U.S. stock prices slipped and the dollar edged higher against the euro Monday as investors watched warily to see if Greece’s financial crisis worsens.
Prices of U.S. Treasury bonds also rose as traders sought safer places to invest while the Greek debt saga keeps unfolding.
But crude-oil prices plummeted 7% toward a three-month low as the dollar’s strength — oil is priced in dollars worldwide — added to other factors weighing on oil markets.
U.S. markets reopened after a three-day holiday weekend to observe Independence Day and after Greeks voted Sunday to reject creditors’ terms for that country’s latest bailout package.
The referendum vote heightened fears that if Greece can’t reach terms on structuring its heavy debt, its banking system could collapse and bring Greece closer to leaving the 19-nation Eurozone, the block of nations using the euro as their currency.
The vote rattled European stock markets, where key indexes fell from 1.5% to 4%. But the reaction was more muted on American markets, where benchmark indexes lost less than 0.5%.
The Dow Jones industrial average fell 46.53 points to 17,683.58, the Standard & Poor’s 500 index lost 8.02 to 2,068.76 and the Nasdaq composite index dropped 17.27 to 4,991.94.
Greece’s finance minister, Yanis Varoufakis, resigned under government pressure one day before European leaders plan to hold an emergency meeting in Brussels to deal with the Greek crisis.
Greece, whose banks remained closed, later named economist Euclid Tsakalotos as its new finance minister. And Greece plans to unveil new bailout proposals to its European partners at Tuesday’s meeting, government sources told the Los Angeles Times.
Michael Buchanan, deputy chief investment officer for Pasadena-based Western Asset Management Co., said there was some uncertainty among investors early Monday but that “the market has held up reasonably well.”
“The good news is investors have had time to manage their exposure to Greece,” he said. “We’ve been talking about Greece since before 2011.”
The potential for Greece’s problems to rattle the markets certainly remains. A week ago the crisis helped send the Dow Jones industrial average down 350 points, or nearly 2%, in one session.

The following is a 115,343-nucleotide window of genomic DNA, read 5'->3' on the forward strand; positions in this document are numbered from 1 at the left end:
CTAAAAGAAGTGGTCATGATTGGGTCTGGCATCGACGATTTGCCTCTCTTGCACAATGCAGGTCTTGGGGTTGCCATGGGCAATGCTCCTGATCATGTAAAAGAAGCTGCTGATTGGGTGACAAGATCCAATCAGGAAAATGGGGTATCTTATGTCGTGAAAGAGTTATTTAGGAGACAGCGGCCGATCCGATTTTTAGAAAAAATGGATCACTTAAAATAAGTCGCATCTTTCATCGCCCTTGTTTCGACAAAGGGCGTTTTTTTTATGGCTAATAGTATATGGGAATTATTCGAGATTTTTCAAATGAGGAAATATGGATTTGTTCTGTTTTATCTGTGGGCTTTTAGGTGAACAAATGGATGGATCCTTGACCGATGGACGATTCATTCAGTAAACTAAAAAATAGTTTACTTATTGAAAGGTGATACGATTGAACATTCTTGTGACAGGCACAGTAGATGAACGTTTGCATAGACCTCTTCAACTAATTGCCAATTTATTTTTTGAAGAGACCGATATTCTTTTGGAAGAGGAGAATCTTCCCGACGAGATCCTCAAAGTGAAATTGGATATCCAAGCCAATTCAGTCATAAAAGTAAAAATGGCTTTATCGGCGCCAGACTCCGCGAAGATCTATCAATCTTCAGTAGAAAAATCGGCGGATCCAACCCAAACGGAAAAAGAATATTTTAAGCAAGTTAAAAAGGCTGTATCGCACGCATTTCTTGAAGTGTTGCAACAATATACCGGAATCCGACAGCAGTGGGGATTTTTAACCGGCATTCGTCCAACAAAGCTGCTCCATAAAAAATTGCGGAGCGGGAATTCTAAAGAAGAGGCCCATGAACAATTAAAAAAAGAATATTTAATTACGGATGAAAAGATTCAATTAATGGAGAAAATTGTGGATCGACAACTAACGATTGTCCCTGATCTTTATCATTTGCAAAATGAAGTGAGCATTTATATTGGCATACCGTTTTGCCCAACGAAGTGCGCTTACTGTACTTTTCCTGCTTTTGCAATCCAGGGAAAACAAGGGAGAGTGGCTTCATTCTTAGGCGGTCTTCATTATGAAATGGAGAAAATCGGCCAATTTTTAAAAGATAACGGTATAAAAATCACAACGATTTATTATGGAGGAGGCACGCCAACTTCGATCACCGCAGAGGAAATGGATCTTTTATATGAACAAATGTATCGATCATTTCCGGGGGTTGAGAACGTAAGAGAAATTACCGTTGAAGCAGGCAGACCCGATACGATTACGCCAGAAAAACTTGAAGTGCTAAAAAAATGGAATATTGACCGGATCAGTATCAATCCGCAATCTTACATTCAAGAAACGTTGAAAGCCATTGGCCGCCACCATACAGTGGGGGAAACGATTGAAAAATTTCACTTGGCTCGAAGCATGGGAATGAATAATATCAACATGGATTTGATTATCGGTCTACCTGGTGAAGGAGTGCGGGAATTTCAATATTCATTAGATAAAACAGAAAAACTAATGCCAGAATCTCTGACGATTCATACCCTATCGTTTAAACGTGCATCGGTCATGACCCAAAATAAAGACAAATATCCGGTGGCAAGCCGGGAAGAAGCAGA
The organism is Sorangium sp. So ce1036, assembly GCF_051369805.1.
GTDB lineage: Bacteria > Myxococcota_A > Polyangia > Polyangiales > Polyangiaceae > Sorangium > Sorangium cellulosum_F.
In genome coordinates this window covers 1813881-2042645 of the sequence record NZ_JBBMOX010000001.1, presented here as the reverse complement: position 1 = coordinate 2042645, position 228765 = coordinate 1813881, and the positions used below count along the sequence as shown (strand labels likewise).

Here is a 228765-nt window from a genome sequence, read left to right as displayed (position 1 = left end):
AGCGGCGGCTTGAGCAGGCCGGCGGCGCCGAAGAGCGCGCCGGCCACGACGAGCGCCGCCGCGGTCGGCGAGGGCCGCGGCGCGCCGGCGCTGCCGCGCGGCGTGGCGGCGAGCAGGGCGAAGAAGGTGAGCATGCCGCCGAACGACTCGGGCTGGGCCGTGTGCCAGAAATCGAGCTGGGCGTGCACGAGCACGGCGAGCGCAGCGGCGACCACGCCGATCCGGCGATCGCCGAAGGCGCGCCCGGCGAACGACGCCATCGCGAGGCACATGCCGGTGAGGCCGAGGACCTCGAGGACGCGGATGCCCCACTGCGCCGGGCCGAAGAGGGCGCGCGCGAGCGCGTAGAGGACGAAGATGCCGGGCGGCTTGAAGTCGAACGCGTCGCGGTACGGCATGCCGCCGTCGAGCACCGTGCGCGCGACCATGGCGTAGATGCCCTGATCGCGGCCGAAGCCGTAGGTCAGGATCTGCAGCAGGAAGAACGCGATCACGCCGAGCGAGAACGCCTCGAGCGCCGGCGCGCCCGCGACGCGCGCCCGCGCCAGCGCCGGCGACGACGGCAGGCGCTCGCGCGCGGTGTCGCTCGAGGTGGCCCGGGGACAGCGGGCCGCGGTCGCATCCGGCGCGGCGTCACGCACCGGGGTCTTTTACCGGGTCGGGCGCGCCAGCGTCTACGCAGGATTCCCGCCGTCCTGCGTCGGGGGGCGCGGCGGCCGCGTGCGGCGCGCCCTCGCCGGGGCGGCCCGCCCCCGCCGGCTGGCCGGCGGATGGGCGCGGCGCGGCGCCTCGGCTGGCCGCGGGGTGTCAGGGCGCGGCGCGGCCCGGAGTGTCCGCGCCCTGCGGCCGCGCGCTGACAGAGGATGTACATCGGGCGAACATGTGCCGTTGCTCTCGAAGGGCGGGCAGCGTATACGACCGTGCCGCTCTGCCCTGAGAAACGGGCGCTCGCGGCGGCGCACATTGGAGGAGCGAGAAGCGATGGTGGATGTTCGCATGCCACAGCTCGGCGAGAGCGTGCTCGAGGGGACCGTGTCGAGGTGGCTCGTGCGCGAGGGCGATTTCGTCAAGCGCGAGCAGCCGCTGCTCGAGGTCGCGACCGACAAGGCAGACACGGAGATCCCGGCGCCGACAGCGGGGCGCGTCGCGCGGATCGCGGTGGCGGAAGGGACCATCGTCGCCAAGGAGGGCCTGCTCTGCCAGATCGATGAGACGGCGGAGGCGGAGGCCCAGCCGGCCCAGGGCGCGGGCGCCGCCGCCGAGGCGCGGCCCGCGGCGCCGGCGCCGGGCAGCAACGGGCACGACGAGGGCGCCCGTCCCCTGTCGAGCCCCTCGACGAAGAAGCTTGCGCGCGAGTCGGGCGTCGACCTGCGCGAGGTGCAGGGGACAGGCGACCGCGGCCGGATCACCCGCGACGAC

Mostly, though, “from an individual investor viewpoint I don’t think it has a huge impact, and that’s why we saw the markets shrug that off” Monday, said Jerry Braakman, chief investment officer at First American Trust in Santa Ana.
The markets’ stability also reflects expectations that the European Central Bank would be able to “limit contagion” in the European bond market if necessary, said Blaise Antin, managing director and head of sovereign research at the investment firm TCW Group in Los Angeles.
The Greek crisis “has been a slow-developing train wreck, so people have been positioning their portfolios,” he said.
In the U.S. bond market, prices rose as the yield on the 10-year Treasury note fell to 2.29% from 2.38%.
And in foreign-exchange trading, the euro fell 0.48% against the dollar to $1.106.
The dollar’s gain helped send the price of benchmark light, sweet crude oil for August delivery down $4.17 to $52.76 a barrel on the New York Mercantile Exchange.
“The main catalyst here is Greece,” said John Saucer, an analyst with the energy advisory firm Mobius Risk Group in Houston. “Any time you see the dollar appreciate versus the euro it has a negative impact on dollar-denominated commodities like oil.”
Oil already was under pressure for other reasons, including the potential for Iran oil exports and reports that Saudi Arabia and some other nations in the Organization of Petroleum Exporting Countries boosted production in June, Saucer said.